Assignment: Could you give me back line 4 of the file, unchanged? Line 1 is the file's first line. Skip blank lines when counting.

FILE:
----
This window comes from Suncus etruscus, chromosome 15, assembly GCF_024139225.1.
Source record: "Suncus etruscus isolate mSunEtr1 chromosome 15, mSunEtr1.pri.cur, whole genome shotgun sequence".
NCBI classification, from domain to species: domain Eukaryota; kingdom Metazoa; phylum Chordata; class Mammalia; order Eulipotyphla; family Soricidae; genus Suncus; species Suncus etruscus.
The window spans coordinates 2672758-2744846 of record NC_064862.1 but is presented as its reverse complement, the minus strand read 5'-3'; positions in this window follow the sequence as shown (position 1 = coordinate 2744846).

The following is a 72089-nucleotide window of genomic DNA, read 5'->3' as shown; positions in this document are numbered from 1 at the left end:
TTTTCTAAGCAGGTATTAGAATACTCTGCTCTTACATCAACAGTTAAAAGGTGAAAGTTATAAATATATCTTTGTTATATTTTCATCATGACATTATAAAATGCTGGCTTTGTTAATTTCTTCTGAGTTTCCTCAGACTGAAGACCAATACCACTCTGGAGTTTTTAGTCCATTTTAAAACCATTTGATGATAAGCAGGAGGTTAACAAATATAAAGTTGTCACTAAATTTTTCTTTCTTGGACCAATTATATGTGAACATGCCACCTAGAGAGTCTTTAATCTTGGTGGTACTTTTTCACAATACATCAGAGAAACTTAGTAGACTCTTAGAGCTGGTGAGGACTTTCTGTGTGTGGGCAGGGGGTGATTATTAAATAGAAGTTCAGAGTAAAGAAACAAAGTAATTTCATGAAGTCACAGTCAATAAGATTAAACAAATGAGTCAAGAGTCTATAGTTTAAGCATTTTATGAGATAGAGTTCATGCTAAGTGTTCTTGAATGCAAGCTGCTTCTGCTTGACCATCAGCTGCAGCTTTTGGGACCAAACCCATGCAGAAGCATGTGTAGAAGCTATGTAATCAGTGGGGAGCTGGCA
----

The window spans coordinates 2672758-2744846 of record NC_064862.1 but is presented as its reverse complement, the minus strand read 5'-3'; positions in this window follow the sequence as shown (position 1 = coordinate 2744846).